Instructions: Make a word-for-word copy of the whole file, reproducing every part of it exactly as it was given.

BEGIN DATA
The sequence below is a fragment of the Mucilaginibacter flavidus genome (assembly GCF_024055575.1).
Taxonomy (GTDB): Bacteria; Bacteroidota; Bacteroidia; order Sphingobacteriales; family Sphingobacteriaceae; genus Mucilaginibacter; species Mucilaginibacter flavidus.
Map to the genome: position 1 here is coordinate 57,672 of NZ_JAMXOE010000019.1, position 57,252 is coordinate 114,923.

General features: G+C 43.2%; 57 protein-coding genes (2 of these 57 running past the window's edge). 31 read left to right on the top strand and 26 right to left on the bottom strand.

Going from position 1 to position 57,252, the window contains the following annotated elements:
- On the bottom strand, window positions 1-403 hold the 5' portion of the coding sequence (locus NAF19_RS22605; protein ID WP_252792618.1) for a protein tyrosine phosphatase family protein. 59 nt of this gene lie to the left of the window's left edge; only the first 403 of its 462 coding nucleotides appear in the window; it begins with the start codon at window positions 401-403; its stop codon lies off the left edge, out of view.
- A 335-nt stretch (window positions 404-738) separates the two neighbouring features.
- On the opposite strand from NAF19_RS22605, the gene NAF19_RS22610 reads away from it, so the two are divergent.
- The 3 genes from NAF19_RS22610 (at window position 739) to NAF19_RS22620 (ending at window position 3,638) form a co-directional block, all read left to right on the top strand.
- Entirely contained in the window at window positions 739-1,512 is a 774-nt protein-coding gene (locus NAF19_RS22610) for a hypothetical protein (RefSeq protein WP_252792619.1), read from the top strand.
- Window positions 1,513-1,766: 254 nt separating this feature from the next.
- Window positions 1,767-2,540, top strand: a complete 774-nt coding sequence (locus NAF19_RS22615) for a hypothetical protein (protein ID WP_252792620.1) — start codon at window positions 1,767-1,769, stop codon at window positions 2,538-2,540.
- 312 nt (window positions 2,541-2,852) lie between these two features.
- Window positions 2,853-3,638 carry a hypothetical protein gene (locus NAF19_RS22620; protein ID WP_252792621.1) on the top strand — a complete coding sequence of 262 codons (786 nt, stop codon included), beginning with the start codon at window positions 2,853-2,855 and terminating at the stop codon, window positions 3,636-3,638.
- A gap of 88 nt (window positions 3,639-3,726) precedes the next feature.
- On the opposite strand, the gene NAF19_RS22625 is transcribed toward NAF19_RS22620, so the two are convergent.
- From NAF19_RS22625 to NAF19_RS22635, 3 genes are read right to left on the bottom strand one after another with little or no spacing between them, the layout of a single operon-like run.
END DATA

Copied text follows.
The sequence below is a fragment of the Mucilaginibacter flavidus genome (assembly GCF_024055575.1).
Taxonomy (GTDB): Bacteria; Bacteroidota; Bacteroidia; order Sphingobacteriales; family Sphingobacteriaceae; genus Mucilaginibacter; species Mucilaginibacter flavidus.
Map to the genome: position 1 here is coordinate 57,672 of NZ_JAMXOE010000019.1, position 57,252 is coordinate 114,923.

General features: G+C 43.2%; 57 protein-coding genes (2 of these 57 running past the window's edge). 31 read left to right on the top strand and 26 right to left on the bottom strand.

Going from position 1 to position 57,252, the window contains the following annotated elements:
- On the bottom strand, window positions 1-403 hold the 5' portion of the coding sequence (locus NAF19_RS22605; protein ID WP_252792618.1) for a protein tyrosine phosphatase family protein. 59 nt of this gene lie to the left of the window's left edge; only the first 403 of its 462 coding nucleotides appear in the window; it begins with the start codon at window positions 401-403; its stop codon lies off the left edge, out of view.
- A 335-nt stretch (window positions 404-738) separates the two neighbouring features.
- On the opposite strand from NAF19_RS22605, the gene NAF19_RS22610 reads away from it, so the two are divergent.
- The 3 genes from NAF19_RS22610 (at window position 739) to NAF19_RS22620 (ending at window position 3,638) form a co-directional block, all read left to right on the top strand.
- Entirely contained in the window at window positions 739-1,512 is a 774-nt protein-coding gene (locus NAF19_RS22610) for a hypothetical protein (RefSeq protein WP_252792619.1), read from the top strand.
- Window positions 1,513-1,766: 254 nt separating this feature from the next.
- Window positions 1,767-2,540, top strand: a complete 774-nt coding sequence (locus NAF19_RS22615) for a hypothetical protein (protein ID WP_252792620.1) — start codon at window positions 1,767-1,769, stop codon at window positions 2,538-2,540.
- 312 nt (window positions 2,541-2,852) lie between these two features.
- Window positions 2,853-3,638 carry a hypothetical protein gene (locus NAF19_RS22620; protein ID WP_252792621.1) on the top strand — a complete coding sequence of 262 codons (786 nt, stop codon included), beginning with the start codon at window positions 2,853-2,855 and terminating at the stop codon, window positions 3,636-3,638.
- A gap of 88 nt (window positions 3,639-3,726) precedes the next feature.
- On the opposite strand, the gene NAF19_RS22625 is transcribed toward NAF19_RS22620, so the two are convergent.
- From NAF19_RS22625 to NAF19_RS22635, 3 genes are read right to left on the bottom strand one after another with little or no spacing between them, the layout of a single operon-like run.